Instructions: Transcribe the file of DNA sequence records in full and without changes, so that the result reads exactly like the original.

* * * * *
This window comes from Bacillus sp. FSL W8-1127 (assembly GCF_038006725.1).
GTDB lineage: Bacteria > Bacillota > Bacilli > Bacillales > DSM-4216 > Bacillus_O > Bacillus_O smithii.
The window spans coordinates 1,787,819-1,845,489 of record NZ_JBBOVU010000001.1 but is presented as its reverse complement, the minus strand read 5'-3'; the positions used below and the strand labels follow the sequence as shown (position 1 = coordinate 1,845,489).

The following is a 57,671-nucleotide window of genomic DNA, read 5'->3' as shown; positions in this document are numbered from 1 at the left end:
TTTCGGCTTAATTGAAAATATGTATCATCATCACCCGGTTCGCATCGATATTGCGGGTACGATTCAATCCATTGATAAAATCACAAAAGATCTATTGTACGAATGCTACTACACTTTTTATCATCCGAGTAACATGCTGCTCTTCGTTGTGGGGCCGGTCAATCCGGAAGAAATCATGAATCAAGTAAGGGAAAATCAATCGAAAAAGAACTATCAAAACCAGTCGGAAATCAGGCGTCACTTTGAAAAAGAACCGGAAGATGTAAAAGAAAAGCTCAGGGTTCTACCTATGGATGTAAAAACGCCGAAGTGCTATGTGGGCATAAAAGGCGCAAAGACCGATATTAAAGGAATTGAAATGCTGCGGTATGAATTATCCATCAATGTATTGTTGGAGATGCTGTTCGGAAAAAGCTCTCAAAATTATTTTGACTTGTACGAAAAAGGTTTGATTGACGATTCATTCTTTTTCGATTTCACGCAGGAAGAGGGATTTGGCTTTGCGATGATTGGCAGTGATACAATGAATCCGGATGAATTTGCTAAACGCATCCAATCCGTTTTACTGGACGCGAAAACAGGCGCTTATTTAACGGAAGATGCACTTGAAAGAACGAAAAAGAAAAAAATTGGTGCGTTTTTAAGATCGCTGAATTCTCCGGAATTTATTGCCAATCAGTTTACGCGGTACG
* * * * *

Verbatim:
This window comes from Bacillus sp. FSL W8-1127 (assembly GCF_038006725.1).
GTDB lineage: Bacteria > Bacillota > Bacilli > Bacillales > DSM-4216 > Bacillus_O > Bacillus_O smithii.
The window spans coordinates 1,787,819-1,845,489 of record NZ_JBBOVU010000001.1 but is presented as its reverse complement, the minus strand read 5'-3'; the positions used below and the strand labels follow the sequence as shown (position 1 = coordinate 1,845,489).

The following is a 57,671-nucleotide window of genomic DNA, read 5'->3' as shown; positions in this document are numbered from 1 at the left end:
TTTCGGCTTAATTGAAAATATGTATCATCATCACCCGGTTCGCATCGATATTGCGGGTACGATTCAATCCATTGATAAAATCACAAAAGATCTATTGTACGAATGCTACTACACTTTTTATCATCCGAGTAACATGCTGCTCTTCGTTGTGGGGCCGGTCAATCCGGAAGAAATCATGAATCAAGTAAGGGAAAATCAATCGAAAAAGAACTATCAAAACCAGTCGGAAATCAGGCGTCACTTTGAAAAAGAACCGGAAGATGTAAAAGAAAAGCTCAGGGTTCTACCTATGGATGTAAAAACGCCGAAGTGCTATGTGGGCATAAAAGGCGCAAAGACCGATATTAAAGGAATTGAAATGCTGCGGTATGAATTATCCATCAATGTATTGTTGGAGATGCTGTTCGGAAAAAGCTCTCAAAATTATTTTGACTTGTACGAAAAAGGTTTGATTGACGATTCATTCTTTTTCGATTTCACGCAGGAAGAGGGATTTGGCTTTGCGATGATTGGCAGTGATACAATGAATCCGGATGAATTTGCTAAACGCATCCAATCCGTTTTACTGGACGCGAAAACAGGCGCTTATTTAACGGAAGATGCACTTGAAAGAACGAAAAAGAAAAAAATTGGTGCGTTTTTAAGATCGCTGAATTCTCCGGAATTTATTGCCAATCAGTTTACGCGGTACG